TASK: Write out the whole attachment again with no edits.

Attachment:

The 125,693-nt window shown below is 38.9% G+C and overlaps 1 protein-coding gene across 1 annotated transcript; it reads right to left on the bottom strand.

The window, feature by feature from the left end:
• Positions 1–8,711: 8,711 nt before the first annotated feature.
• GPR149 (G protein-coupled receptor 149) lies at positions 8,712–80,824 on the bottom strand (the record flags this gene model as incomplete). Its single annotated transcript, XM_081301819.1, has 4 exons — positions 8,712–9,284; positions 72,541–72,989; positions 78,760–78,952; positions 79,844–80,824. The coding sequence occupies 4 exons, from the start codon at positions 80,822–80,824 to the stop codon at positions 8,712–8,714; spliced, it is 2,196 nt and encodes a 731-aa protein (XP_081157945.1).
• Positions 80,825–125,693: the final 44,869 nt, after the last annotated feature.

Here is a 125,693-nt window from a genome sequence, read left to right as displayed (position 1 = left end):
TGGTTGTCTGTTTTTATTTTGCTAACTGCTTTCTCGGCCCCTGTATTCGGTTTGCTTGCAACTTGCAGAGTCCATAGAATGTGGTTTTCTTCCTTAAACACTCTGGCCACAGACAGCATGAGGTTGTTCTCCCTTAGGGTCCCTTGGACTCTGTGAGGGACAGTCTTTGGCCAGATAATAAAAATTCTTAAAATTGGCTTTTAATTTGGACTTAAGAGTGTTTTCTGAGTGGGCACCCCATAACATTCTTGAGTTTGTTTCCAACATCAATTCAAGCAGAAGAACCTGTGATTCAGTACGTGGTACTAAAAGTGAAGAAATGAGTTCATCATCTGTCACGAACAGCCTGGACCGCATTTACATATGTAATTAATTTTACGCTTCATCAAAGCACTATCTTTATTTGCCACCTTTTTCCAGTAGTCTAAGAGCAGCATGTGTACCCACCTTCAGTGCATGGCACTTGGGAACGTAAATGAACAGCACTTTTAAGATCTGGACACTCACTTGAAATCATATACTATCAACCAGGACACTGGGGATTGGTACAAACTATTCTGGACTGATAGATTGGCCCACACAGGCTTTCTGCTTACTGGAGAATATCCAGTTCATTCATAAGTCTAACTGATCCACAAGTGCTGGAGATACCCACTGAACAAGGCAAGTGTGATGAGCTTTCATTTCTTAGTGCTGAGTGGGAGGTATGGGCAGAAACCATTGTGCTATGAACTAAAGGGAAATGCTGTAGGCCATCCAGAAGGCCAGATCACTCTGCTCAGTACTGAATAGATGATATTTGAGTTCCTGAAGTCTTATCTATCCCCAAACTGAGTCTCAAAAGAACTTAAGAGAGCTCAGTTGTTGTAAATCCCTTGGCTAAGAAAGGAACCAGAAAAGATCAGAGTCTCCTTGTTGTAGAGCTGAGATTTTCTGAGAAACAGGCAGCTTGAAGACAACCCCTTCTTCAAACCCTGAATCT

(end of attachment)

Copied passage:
The 125,693-nt window shown below is 38.9% G+C and overlaps 1 protein-coding gene across 1 annotated transcript; it reads right to left on the bottom strand.

The window, feature by feature from the left end:
• Positions 1–8,711: 8,711 nt before the first annotated feature.
• GPR149 (G protein-coupled receptor 149) lies at positions 8,712–80,824 on the bottom strand (the record flags this gene model as incomplete). Its single annotated transcript, XM_081301819.1, has 4 exons — positions 8,712–9,284; positions 72,541–72,989; positions 78,760–78,952; positions 79,844–80,824. The coding sequence occupies 4 exons, from the start codon at positions 80,822–80,824 to the stop codon at positions 8,712–8,714; spliced, it is 2,196 nt and encodes a 731-aa protein (XP_081157945.1).
• Positions 80,825–125,693: the final 44,869 nt, after the last annotated feature.

Here is a 125,693-nt window from a genome sequence, read left to right as displayed (position 1 = left end):
TGGTTGTCTGTTTTTATTTTGCTAACTGCTTTCTCGGCCCCTGTATTCGGTTTGCTTGCAACTTGCAGAGTCCATAGAATGTGGTTTTCTTCCTTAAACACTCTGGCCACAGACAGCATGAGGTTGTTCTCCCTTAGGGTCCCTTGGACTCTGTGAGGGACAGTCTTTGGCCAGATAATAAAAATTCTTAAAATTGGCTTTTAATTTGGACTTAAGAGTGTTTTCTGAGTGGGCACCCCATAACATTCTTGAGTTTGTTTCCAACATCAATTCAAGCAGAAGAACCTGTGATTCAGTACGTGGTACTAAAAGTGAAGAAATGAGTTCATCATCTGTCACGAACAGCCTGGACCGCATTTACATATGTAATTAATTTTACGCTTCATCAAAGCACTATCTTTATTTGCCACCTTTTTCCAGTAGTCTAAGAGCAGCATGTGTACCCACCTTCAGTGCATGGCACTTGGGAACGTAAATGAACAGCACTTTTAAGATCTGGACACTCACTTGAAATCATATACTATCAACCAGGACACTGGGGATTGGTACAAACTATTCTGGACTGATAGATTGGCCCACACAGGCTTTCTGCTTACTGGAGAATATCCAGTTCATTCATAAGTCTAACTGATCCACAAGTGCTGGAGATACCCACTGAACAAGGCAAGTGTGATGAGCTTTCATTTCTTAGTGCTGAGTGGGAGGTATGGGCAGAAACCATTGTGCTATGAACTAAAGGGAAATGCTGTAGGCCATCCAGAAGGCCAGATCACTCTGCTCAGTACTGAATAGATGATATTTGAGTTCCTGAAGTCTTATCTATCCCCAAACTGAGTCTCAAAAGAACTTAAGAGAGCTCAGTTGTTGTAAATCCCTTGGCTAAGAAAGGAACCAGAAAAGATCAGAGTCTCCTTGTTGTAGAGCTGAGATTTTCTGAGAAACAGGCAGCTTGAAGACAACCCCTTCTTCAAACCCTGAATCT